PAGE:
Sunday, December 26, 2021

We Do A Little Trolling

    With family over in Miami, today was a perfect day to go on a fishing trip I had been planning for a while. My uncle Shlome and aunt Annette were in town and, with time on our hands, we went on a charter with Chasin Finz, one on which I had previously caught fish with Dod Shlome a few years ago. The three of us and my brother Jacob got on board in Hollywood at around 8 AM, eager to head out and catch some fish. The weather was perfect, with sunny skies and temperature in the low 80s. The boat had been renovated since Shlome and I had last been on it. Captain Josh was not on the boat this time, but Captain Peter and deckhand Nick were awesome.

    We spent the day trolling with strips of baitfish and spoons on 4 lines; two attached to outriggers, and two with planers that kept the bait deeper that were set up on the stern. We were trying to catch whatever would bite, but specifically were expecting fish like Blackfin Tuna, Wahoo, and Sailfish, as winter is the best time to catch them in Miami. However, there is always the possibility of catching other fish like Mahi Mahi, which are generally better in the summer. While the conditions were nice for us on the boat - the water wasn't even rocky at all - it was a slow day of fishing. When trolling, you drive the boat while pulling bait through the wake in the back of the boat. Because of this, we spent most of the time playing the waiting game. We were not the only ones not catching fish, either; there were lots of boats on the water that morning, but nobody was reporting any catches on the radio. Captain Peter's spots are, like most charter captains, tested by time. With the time we had this morning, we were going to drive north in zig zags over ledges; fish are often found under them, waiting for unwitting baitfish to swim over them while they hide next to the ledge. We spent the day doing this, but found no luck. We were marking fish on the radar, but they just were not biting.

    At the end of the trip, we decided to make a pass by a large shipping vessel in hopes of finding any fish underneath it. Lots of fish from all over the food chain are often attracted to any kind of structure they could find, so we were hopeful that we'd be able to erase the skunk at this vessel. Sure enough, while Basket Case by Green Day started playing on the speaker (a song that was stuck in my brother's head), the reel started to go off. I took the rod and steadily reeled in the fish. It was a False Albacore! They are also called Little Tunny or Bonita (not to be confused with Atlantic Bonito). While not a big fish, and generally not regarded as a quality eating fish despite being a part of the Tuna family (it's bloody and has a fishy taste - it takes much more effort to take good meat from the fish), it was a fun catch. We were at least going to finish the trip on a high note, and with a new species for me.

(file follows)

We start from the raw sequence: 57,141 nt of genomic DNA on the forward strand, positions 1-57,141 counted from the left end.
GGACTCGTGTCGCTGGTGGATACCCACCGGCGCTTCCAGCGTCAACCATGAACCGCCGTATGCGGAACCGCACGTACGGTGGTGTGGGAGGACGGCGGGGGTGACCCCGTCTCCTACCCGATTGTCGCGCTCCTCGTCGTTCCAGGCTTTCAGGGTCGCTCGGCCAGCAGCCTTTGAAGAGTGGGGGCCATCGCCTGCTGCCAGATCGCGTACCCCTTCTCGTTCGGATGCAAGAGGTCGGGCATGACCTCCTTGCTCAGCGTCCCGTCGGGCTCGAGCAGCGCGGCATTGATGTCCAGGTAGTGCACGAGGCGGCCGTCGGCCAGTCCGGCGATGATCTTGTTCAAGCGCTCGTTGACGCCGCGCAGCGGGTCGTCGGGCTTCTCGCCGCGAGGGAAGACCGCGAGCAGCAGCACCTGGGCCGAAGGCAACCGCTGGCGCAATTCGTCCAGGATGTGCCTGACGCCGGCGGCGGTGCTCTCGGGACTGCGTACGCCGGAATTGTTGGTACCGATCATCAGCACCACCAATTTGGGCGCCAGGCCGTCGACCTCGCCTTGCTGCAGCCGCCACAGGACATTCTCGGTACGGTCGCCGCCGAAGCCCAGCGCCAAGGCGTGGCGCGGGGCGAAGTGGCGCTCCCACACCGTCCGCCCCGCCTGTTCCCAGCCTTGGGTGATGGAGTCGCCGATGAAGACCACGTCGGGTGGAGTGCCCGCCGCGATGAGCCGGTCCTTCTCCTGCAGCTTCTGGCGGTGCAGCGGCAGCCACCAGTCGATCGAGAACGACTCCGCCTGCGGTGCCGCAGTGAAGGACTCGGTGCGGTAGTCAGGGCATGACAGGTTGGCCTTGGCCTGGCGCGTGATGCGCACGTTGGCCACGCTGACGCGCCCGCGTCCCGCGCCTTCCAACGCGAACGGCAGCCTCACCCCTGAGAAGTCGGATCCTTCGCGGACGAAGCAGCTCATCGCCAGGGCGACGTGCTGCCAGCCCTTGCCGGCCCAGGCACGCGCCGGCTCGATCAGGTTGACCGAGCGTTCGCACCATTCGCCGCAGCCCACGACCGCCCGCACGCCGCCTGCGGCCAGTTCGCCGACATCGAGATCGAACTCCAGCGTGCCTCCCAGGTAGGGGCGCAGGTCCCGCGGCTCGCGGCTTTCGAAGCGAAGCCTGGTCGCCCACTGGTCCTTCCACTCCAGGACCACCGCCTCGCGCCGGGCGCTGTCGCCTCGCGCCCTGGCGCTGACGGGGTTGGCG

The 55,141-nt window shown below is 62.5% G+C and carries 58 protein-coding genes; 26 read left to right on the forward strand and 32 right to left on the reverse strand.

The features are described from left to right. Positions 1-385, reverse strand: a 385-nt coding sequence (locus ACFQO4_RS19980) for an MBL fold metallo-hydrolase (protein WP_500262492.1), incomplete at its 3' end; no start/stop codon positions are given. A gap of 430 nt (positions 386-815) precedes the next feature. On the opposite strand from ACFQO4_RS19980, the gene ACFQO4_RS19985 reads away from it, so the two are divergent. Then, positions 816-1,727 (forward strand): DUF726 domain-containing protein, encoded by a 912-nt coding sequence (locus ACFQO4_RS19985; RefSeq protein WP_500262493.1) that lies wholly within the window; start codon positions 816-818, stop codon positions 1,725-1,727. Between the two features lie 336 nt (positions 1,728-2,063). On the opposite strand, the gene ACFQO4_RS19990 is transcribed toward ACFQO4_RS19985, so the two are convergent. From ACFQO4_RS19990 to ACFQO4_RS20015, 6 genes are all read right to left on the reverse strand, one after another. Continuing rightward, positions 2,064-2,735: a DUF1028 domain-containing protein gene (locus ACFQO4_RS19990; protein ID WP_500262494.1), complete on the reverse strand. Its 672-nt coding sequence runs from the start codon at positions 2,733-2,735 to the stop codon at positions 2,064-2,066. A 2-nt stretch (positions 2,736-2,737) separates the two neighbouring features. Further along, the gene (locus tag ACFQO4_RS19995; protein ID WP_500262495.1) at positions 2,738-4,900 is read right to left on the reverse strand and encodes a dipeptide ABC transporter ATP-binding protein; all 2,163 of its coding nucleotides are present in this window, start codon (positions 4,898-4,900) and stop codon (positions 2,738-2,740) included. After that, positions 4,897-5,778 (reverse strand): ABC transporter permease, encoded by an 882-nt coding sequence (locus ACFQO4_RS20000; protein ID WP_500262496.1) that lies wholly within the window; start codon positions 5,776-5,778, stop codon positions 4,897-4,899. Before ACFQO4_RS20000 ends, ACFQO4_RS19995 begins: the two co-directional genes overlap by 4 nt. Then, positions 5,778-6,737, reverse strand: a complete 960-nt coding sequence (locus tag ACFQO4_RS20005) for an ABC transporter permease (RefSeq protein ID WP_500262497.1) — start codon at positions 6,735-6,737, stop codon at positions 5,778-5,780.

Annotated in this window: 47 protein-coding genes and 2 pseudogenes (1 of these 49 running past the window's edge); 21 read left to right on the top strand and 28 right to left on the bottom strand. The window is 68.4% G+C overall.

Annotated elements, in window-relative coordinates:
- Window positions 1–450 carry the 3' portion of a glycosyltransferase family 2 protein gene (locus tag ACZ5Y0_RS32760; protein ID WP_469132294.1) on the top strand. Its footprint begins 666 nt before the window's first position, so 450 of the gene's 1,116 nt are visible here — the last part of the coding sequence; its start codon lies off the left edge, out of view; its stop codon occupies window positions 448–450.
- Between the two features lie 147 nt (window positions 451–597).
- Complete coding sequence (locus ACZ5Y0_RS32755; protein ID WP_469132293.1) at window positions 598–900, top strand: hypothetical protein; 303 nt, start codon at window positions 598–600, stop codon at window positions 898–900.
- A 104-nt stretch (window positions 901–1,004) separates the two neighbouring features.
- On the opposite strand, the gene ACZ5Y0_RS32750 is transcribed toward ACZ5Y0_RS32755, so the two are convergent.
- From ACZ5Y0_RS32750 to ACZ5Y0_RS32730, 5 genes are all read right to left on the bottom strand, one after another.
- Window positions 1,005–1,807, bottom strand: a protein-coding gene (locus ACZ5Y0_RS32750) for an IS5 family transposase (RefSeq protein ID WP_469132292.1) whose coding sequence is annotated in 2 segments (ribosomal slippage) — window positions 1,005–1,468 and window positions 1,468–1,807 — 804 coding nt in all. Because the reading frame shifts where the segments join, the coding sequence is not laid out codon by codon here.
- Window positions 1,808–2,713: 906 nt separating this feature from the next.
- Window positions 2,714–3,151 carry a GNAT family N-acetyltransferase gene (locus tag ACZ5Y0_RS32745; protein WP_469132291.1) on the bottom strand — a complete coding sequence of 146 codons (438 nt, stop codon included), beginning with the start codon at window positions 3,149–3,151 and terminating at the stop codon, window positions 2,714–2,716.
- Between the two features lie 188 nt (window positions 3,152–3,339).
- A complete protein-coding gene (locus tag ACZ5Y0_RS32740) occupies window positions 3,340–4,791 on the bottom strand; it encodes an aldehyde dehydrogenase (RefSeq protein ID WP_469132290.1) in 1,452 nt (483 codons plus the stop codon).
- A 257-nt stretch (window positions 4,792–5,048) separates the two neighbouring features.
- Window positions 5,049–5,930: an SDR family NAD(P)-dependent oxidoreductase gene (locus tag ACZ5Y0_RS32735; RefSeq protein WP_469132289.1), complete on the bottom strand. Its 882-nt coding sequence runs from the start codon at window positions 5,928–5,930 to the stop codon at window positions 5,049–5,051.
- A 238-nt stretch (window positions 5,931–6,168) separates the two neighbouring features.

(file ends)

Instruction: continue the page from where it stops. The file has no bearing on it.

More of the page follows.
All in all, it was a very fun trip with both Dod Shlome and Doda Annette (and my brother), who I appreciate having taken me fishing for years before I got my drivers license. Since one lives in LA and one in Miami, we never had the opportunity to go fishing together before. While it's a shame we couldn't come away with the Mahi, Blackfin Tuna, or Sailfish that we really wanted, we each had a great time on a perfect morning to be out on the water with Chasin Finz - with a cool False Albacore to boot.

Friday, November 26, 2021

Thanksgiving Weekend at Key Biscayne

     My friend Davis and I have been backed up with college applications, so we hadn't been able to go fishing since the Summer. However, with the weather turning and some applications out of the way, we found a time during Thanksgiving break to head down to Key Biscayne to see what we could catch. The weather was absolutely perfect, blue skies and in the 70s. We bought three dozen live shrimp at Arky's on the way there, and set up on a dock that we were lucky to have to ourselves.

    Because of the break, there were many boats coming out of the harbor which probably scared off the fish; we were on the dock just next to the entrance. Even though the fishing was slow, however, we had a great time enjoying the area and discussing life, the upcoming Eagles - Giants game, and college. The whole time, I couldn't stop thinking about how appreciative I am of living and growing up in such a place as Miami - I had been texting my cousin Ben, who said that it was 40 degrees and windy in New Jersey. Meanwhile, I was outside enjoying Biscayne Bay.